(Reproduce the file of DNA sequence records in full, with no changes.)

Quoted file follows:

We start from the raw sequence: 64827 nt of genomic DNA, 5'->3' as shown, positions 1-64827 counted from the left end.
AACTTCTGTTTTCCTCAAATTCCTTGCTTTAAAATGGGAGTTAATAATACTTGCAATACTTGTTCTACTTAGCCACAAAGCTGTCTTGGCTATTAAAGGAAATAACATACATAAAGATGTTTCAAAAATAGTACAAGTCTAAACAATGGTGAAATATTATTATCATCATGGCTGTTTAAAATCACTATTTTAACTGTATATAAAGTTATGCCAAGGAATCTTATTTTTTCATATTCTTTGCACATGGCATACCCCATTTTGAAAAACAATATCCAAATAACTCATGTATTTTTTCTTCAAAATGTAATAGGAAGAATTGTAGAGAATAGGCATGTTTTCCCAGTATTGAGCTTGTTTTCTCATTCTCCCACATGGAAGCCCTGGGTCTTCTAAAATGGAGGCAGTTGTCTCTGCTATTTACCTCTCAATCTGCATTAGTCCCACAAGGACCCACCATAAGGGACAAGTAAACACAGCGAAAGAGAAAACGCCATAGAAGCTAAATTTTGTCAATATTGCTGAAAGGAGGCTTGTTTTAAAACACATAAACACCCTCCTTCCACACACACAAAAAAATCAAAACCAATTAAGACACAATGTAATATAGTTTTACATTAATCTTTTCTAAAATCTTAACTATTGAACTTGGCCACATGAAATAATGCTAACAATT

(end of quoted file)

We start from the raw sequence: 64827 nt of genomic DNA, 5'->3' as shown, positions 1-64827 counted from the left end.
AACTTCTGTTTTCCTCAAATTCCTTGCTTTAAAATGGGAGTTAATAATACTTGCAATACTTGTTCTACTTAGCCACAAAGCTGTCTTGGCTATTAAAGGAAATAACATACATAAAGATGTTTCAAAAATAGTACAAGTCTAAACAATGGTGAAATATTATTATCATCATGGCTGTTTAAAATCACTATTTTAACTGTATATAAAGTTATGCCAAGGAATCTTATTTTTTCATATTCTTTGCACATGGCATACCCCATTTTGAAAAACAATATCCAAATAACTCATGTATTTTTTCTTCAAAATGTAATAGGAAGAATTGTAGAGAATAGGCATGTTTTCCCAGTATTGAGCTTGTTTTCTCATTCTCCCACATGGAAGCCCTGGGTCTTCTAAAATGGAGGCAGTTGTCTCTGCTATTTACCTCTCAATCTGCATTAGTCCCACAAGGACCCACCATAAGGGACAAGTAAACACAGCGAAAGAGAAAACGCCATAGAAGCTAAATTTTGTCAATATTGCTGAAAGGAGGCTTGTTTTAAAACACATAAACACCCTCCTTCCACACACACAAAAAAATCAAAACCAATTAAGACACAATGTAATATAGTTTTACATTAATCTTTTCTAAAATCTTAACTATTGAACTTGGCCACATGAAATAATGCTAACAATT